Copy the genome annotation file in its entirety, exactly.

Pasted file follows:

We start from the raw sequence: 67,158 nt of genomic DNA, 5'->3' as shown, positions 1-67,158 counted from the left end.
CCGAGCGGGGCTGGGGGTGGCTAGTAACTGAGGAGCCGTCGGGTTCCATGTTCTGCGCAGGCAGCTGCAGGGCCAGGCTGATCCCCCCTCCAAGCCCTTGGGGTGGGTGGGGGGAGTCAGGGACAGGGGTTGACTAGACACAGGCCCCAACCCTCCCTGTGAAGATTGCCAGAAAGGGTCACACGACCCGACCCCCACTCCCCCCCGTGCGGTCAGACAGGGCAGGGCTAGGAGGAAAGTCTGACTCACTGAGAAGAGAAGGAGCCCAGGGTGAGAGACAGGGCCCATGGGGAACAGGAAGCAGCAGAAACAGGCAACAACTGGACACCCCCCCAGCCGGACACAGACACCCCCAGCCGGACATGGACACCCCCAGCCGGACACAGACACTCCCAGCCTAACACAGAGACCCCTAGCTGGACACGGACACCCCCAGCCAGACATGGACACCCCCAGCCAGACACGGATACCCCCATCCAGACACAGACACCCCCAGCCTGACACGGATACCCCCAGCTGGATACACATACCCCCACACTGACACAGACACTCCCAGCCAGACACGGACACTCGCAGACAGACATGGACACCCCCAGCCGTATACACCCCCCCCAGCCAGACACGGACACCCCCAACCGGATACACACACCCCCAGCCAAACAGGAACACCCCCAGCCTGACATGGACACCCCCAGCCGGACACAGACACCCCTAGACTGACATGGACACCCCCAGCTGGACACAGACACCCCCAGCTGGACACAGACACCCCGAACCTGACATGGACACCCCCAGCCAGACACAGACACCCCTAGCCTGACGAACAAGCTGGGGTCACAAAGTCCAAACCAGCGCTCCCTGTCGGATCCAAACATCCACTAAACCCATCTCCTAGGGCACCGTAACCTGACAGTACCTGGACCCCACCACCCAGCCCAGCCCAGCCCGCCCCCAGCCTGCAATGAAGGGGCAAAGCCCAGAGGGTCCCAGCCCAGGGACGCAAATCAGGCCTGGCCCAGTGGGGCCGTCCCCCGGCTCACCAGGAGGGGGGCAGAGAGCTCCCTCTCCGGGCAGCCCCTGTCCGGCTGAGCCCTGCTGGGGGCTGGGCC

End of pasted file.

We start from the raw sequence: 67,158 nt of genomic DNA, 5'->3' as shown, positions 1-67,158 counted from the left end.
CCGAGCGGGGCTGGGGGTGGCTAGTAACTGAGGAGCCGTCGGGTTCCATGTTCTGCGCAGGCAGCTGCAGGGCCAGGCTGATCCCCCCTCCAAGCCCTTGGGGTGGGTGGGGGGAGTCAGGGACAGGGGTTGACTAGACACAGGCCCCAACCCTCCCTGTGAAGATTGCCAGAAAGGGTCACACGACCCGACCCCCACTCCCCCCCGTGCGGTCAGACAGGGCAGGGCTAGGAGGAAAGTCTGACTCACTGAGAAGAGAAGGAGCCCAGGGTGAGAGACAGGGCCCATGGGGAACAGGAAGCAGCAGAAACAGGCAACAACTGGACACCCCCCCAGCCGGACACAGACACCCCCAGCCGGACATGGACACCCCCAGCCGGACACAGACACTCCCAGCCTAACACAGAGACCCCTAGCTGGACACGGACACCCCCAGCCAGACATGGACACCCCCAGCCAGACACGGATACCCCCATCCAGACACAGACACCCCCAGCCTGACACGGATACCCCCAGCTGGATACACATACCCCCACACTGACACAGACACTCCCAGCCAGACACGGACACTCGCAGACAGACATGGACACCCCCAGCCGTATACACCCCCCCCAGCCAGACACGGACACCCCCAACCGGATACACACACCCCCAGCCAAACAGGAACACCCCCAGCCTGACATGGACACCCCCAGCCGGACACAGACACCCCTAGACTGACATGGACACCCCCAGCTGGACACAGACACCCCCAGCTGGACACAGACACCCCGAACCTGACATGGACACCCCCAGCCAGACACAGACACCCCTAGCCTGACGAACAAGCTGGGGTCACAAAGTCCAAACCAGCGCTCCCTGTCGGATCCAAACATCCACTAAACCCATCTCCTAGGGCACCGTAACCTGACAGTACCTGGACCCCACCACCCAGCCCAGCCCAGCCCGCCCCCAGCCTGCAATGAAGGGGCAAAGCCCAGAGGGTCCCAGCCCAGGGACGCAAATCAGGCCTGGCCCAGTGGGGCCGTCCCCCGGCTCACCAGGAGGGGGGCAGAGAGCTCCCTCTCCGGGCAGCCCCTGTCCGGCTGAGCCCTGCTGGGGGCTGGGCC